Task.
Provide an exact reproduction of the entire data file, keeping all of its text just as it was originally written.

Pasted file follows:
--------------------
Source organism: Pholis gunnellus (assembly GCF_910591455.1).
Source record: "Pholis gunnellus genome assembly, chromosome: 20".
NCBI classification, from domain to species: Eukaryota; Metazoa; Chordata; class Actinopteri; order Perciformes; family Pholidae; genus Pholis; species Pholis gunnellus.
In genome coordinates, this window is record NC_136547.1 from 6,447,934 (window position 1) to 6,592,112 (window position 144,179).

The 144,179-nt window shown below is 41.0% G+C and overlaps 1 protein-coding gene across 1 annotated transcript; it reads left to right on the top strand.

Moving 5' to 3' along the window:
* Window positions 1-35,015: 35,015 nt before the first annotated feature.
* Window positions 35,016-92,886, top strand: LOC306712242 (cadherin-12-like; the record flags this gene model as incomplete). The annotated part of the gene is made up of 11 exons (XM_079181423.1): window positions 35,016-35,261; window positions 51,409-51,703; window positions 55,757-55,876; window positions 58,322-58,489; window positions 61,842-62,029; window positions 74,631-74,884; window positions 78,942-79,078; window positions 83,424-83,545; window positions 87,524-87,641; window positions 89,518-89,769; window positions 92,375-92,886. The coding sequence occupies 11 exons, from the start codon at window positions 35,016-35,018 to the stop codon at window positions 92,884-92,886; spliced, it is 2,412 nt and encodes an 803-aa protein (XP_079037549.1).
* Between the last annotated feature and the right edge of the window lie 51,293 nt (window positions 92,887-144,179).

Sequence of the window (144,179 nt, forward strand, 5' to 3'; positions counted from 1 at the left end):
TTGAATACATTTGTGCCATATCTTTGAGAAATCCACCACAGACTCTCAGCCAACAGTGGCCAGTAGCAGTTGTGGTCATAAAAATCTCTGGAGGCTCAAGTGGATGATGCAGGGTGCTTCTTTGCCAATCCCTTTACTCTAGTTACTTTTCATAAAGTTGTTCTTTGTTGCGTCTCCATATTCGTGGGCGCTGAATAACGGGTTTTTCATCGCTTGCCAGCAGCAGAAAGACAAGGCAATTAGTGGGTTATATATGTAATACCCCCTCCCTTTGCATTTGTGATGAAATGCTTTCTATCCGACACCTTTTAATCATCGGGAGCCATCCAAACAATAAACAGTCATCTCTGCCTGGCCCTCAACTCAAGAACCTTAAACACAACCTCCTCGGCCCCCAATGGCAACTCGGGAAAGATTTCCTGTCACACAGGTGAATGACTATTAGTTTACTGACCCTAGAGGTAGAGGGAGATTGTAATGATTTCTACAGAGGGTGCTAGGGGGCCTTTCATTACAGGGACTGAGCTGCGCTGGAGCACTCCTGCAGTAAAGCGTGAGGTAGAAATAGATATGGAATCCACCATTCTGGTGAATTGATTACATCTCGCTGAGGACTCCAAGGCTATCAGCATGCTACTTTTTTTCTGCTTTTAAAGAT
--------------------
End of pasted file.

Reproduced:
Source organism: Pholis gunnellus (assembly GCF_910591455.1).
Source record: "Pholis gunnellus genome assembly, chromosome: 20".
NCBI classification, from domain to species: Eukaryota; Metazoa; Chordata; class Actinopteri; order Perciformes; family Pholidae; genus Pholis; species Pholis gunnellus.
In genome coordinates, this window is record NC_136547.1 from 6,447,934 (window position 1) to 6,592,112 (window position 144,179).

The 144,179-nt window shown below is 41.0% G+C and overlaps 1 protein-coding gene across 1 annotated transcript; it reads left to right on the top strand.

Moving 5' to 3' along the window:
* Window positions 1-35,015: 35,015 nt before the first annotated feature.
* Window positions 35,016-92,886, top strand: LOC306712242 (cadherin-12-like; the record flags this gene model as incomplete). The annotated part of the gene is made up of 11 exons (XM_079181423.1): window positions 35,016-35,261; window positions 51,409-51,703; window positions 55,757-55,876; window positions 58,322-58,489; window positions 61,842-62,029; window positions 74,631-74,884; window positions 78,942-79,078; window positions 83,424-83,545; window positions 87,524-87,641; window positions 89,518-89,769; window positions 92,375-92,886. The coding sequence occupies 11 exons, from the start codon at window positions 35,016-35,018 to the stop codon at window positions 92,884-92,886; spliced, it is 2,412 nt and encodes an 803-aa protein (XP_079037549.1).
* Between the last annotated feature and the right edge of the window lie 51,293 nt (window positions 92,887-144,179).

Sequence of the window (144,179 nt, forward strand, 5' to 3'; positions counted from 1 at the left end):
TTGAATACATTTGTGCCATATCTTTGAGAAATCCACCACAGACTCTCAGCCAACAGTGGCCAGTAGCAGTTGTGGTCATAAAAATCTCTGGAGGCTCAAGTGGATGATGCAGGGTGCTTCTTTGCCAATCCCTTTACTCTAGTTACTTTTCATAAAGTTGTTCTTTGTTGCGTCTCCATATTCGTGGGCGCTGAATAACGGGTTTTTCATCGCTTGCCAGCAGCAGAAAGACAAGGCAATTAGTGGGTTATATATGTAATACCCCCTCCCTTTGCATTTGTGATGAAATGCTTTCTATCCGACACCTTTTAATCATCGGGAGCCATCCAAACAATAAACAGTCATCTCTGCCTGGCCCTCAACTCAAGAACCTTAAACACAACCTCCTCGGCCCCCAATGGCAACTCGGGAAAGATTTCCTGTCACACAGGTGAATGACTATTAGTTTACTGACCCTAGAGGTAGAGGGAGATTGTAATGATTTCTACAGAGGGTGCTAGGGGGCCTTTCATTACAGGGACTGAGCTGCGCTGGAGCACTCCTGCAGTAAAGCGTGAGGTAGAAATAGATATGGAATCCACCATTCTGGTGAATTGATTACATCTCGCTGAGGACTCCAAGGCTATCAGCATGCTACTTTTTTTCTGCTTTTAAAGAT